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- The Broken Sword by Poul Anderson (1954). Influential epic fantasy published the same year as The Fellowship of the Ring, so it’s a Norse-based fantasy that isn’t Tolkien-derivative. Less good at vatic speech than JRRT: it contains 38 uses of the word “quoth”; it feels like more.
- Bloodchild and Other Stories (2nd ed.) by Octavia E. Butler (2005). Science fiction short story collection. My first experience of Butler, who’s better known at novel length, so I can’t say what’s indicative or emblematic, especially since it’s also a very short collection.
- The Light Brigade by Kameron Hurley (2019). Science fiction novel; future soldiers experience time-shifts as their teleportation technology goes awry. Breathtaking, grunt-level, visceral mix of Slaughterhouse-Five and The Forever War. Recommended.
- The Bonjour Effect by Julie Barlow and Jean-Benoît Nadeau (2016). Book explaining the conversation codes and rituals in French society. (Speaking the language isn’t enough: I know this from experience.)
- The Assimilated Cuban’s Guide to Quantum Santeria by Carlos Hernandez (2016). Short story collection, a mix of genres from science fiction to fantasy to mainstream. Enjoyed very much; recommended.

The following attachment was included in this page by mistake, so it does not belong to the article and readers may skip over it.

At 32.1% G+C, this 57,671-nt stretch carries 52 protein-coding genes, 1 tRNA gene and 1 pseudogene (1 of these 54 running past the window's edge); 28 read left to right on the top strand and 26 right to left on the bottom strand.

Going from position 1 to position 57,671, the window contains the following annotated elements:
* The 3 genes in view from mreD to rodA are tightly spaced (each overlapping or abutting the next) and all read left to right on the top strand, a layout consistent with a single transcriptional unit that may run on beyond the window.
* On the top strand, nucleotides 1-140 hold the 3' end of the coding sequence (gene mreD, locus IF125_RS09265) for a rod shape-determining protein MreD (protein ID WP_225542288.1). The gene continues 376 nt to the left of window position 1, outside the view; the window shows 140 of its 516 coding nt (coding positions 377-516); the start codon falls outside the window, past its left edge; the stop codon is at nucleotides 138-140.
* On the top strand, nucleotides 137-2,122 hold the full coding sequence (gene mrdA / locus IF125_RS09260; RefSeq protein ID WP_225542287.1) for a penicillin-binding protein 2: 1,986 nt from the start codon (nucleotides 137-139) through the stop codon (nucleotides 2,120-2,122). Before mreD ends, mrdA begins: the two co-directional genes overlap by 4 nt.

- Dough: Simple Contemporary Bread by Richard Bertinet (2005). Another TV cookbook; ongoing research into breadmaking.
- Infomocracy by Malka Older (2016). Science fiction doesn’t do politics well, especially democratic politics on a global level: far too many emperors and dictators for my liking. Infomocracy imagines a world-level electoral system; the plot stress-tests the system to the point of failure.
- Star Maps: History, Artistry, and Cartography (3rd ed.) by Nick Kanas (2019). Reviewed for Calafia, the journal of the California Map Society. Link forthcoming.
- Scores: Reviews 1993-2003 by John Clute (2003). Collection of reviews and critical essays.
- Instances of Head-Switching by Teresa Milbrodt (2020, forthcoming).
Review in production. Update: Reviewed in Strange Horizons.
- Bearded Women: Stories by Teresa Milbrodt (2011). The inner lives and struggles of circus freaks, who are treated with sensitivity and humanity. Read as background for the above review.
- Gods of Jade and Shadow by Silvia Moreno-Garcia (2019). Mexican flapper-era road trip novel in which a poor relation is forced to team up with a trapped Mayan god. Very neat; recommended.
- On the Road with Gardner Dozois: Travel Narratives 1995-2000 by Gardner Dozois (2019). Dozois bookended convention appearances with vacations, about which he wrote up trip reports. Some moments, but pedestrian overall.
- The Quantum Garden by Derek Künsken (2019). Second of a series of quantum-entangled space opera capers set in a universe controlled by Quebeckers from Venus, this one involving time travel. Fun; has symptoms of being a middle book.
- Lent by Jo Walton (2019). In real life, Ficino suggested that Savonarola was possessed by a demon; Jo runs with this idea in Lent, a fantasy novel that is basically the Renaissance Florence version of Groundhog Day—which should be enough to tell you whether this book is for you.